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UCSD Scientists Rolling Out Air Pollution Monitoring Network

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Aired 12/4/09

UC San Diego computer scientists are creating a network of environmental sensors to help people avoid air pollution hot spots.

UC San Diego computer scientists are creating a network of environmental sensors to help people avoid air pollution hot spots.

Say you want to go for a run, but you don't want to run in polluted air that might aggravate your asthma.

UCSD computer scientists are working to roll out a wireless network in which hundreds or thousands of small environmental sensors carried by the public will relay air quality information back to central computers.

The computers analyze the air samples and send the information back out to individuals, public health agencies and San Diego at large.

It's called CitiSense.

UCSD Computer Science and Engineering Professor William Griswold says the system will provide up-to-the-minute information on outdoor and indoor air quality, based on environmental information collected by hundreds, and eventually thousands, of sensors attached to the backpacks, purses, jackets and board shorts of San Diegans going about daily life.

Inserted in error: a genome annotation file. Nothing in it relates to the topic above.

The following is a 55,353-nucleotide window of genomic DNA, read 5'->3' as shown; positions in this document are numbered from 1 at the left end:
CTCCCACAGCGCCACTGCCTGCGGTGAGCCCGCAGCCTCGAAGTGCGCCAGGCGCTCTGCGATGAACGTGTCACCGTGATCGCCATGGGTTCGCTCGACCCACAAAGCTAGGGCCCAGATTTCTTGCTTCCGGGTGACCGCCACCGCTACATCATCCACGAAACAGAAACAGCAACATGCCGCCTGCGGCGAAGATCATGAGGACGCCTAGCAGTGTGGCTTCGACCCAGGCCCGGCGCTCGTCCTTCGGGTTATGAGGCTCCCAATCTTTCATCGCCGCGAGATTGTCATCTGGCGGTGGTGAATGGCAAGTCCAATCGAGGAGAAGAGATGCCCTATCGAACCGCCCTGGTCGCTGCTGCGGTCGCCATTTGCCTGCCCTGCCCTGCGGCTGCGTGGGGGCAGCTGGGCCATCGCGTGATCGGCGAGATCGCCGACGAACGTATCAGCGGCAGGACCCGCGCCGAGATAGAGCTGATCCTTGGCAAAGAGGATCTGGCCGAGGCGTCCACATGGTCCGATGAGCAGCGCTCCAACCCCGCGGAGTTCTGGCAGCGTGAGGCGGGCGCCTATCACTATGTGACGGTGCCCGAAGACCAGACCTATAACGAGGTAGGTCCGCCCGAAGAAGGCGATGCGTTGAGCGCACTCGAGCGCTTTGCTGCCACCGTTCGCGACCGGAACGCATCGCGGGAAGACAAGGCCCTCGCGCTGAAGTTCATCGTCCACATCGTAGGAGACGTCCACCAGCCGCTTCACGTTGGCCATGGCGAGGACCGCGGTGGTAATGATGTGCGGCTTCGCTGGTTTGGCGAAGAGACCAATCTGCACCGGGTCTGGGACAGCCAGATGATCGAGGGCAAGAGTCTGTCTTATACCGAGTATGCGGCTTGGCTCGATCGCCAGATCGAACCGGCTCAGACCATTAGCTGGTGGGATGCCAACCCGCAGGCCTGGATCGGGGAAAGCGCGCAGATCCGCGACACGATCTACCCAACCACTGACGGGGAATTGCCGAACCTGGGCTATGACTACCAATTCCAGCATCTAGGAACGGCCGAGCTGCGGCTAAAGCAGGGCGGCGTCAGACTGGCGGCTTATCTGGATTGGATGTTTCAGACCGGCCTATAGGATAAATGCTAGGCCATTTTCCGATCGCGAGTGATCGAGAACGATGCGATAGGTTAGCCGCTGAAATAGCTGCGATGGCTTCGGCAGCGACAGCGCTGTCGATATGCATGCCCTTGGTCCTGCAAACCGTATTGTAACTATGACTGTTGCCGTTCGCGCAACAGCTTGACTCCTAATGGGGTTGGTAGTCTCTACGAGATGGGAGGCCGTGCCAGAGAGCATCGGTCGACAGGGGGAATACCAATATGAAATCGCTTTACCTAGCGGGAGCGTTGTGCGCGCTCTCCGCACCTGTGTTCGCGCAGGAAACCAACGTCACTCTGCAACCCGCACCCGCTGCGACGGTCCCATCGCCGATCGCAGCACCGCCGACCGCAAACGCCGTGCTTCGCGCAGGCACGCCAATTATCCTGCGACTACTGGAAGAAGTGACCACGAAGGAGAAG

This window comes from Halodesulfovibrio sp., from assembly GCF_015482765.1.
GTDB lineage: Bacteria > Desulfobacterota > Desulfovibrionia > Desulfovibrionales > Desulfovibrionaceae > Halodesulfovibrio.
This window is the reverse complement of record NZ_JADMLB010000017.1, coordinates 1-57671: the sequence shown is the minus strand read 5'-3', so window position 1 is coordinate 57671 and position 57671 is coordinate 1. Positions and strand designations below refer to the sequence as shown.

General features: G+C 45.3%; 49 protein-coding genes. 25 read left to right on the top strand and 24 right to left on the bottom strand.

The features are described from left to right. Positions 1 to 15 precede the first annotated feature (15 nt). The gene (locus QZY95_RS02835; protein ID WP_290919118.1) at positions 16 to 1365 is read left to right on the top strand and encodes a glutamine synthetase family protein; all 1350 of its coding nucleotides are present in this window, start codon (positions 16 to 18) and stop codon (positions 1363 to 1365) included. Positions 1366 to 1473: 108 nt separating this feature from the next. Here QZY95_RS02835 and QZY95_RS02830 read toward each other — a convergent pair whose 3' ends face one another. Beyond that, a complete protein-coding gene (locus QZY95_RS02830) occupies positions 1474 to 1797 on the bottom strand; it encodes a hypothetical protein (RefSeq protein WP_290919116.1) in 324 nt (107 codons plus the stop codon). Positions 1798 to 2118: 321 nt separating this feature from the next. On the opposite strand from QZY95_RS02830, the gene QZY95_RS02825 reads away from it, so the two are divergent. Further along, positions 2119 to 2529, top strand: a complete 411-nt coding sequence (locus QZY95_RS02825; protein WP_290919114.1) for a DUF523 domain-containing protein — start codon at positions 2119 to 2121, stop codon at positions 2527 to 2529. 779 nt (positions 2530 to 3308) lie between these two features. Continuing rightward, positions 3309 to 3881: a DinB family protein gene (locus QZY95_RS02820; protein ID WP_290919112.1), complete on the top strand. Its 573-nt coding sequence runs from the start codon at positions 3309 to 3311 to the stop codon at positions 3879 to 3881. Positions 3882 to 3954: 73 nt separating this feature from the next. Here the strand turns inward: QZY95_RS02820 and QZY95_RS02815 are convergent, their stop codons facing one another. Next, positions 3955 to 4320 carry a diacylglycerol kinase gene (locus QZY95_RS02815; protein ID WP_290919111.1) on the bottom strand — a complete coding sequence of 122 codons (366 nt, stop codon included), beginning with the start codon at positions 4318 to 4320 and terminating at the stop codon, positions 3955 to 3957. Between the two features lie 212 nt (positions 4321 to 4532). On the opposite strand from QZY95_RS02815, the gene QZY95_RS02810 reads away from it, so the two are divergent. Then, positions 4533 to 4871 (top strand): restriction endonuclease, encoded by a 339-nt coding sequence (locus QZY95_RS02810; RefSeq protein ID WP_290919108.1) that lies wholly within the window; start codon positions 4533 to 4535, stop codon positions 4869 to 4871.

"San Diego County has 3.1 million residents, 4,000 square miles, and only five official EPA air quality monitors," said Griswold. "We know about the air quality in those exact spots but we know much less about the air quality in other places."

He says the goal is to give San Diegans up-to-the-minute environmental information about where they live, work and play-information that will empower anyone in the community to make healthier choices.

At the same time, the sensor-wearing public will have the option to also wear biological monitors that collect basic health information, such as heart rate.

Griswold says the combination of sensors will enable the team's medical team to run exacting health science research projects, such as investigating how particular environmental pollutants affect human health.

He says building a large-scale system that integrates sensors and other digital technologies into the physical world will require advances in a number of computer science areas including power management, privacy, security, artificial intelligence and software architecture.

"It is a tremendous challenge to integrate a number of technologies and then deploy them outside-in the wild," said Griswold.

Mobile phones and other handheld devices, for example, are traditionally designed to serve one person-the user. Including these electronics in advanced computing systems that have other priorities will require new power and workload management strategies.

Griswold said the three-year research project is in the early stages and there are several technical issues to resolve on the path to create such a network.

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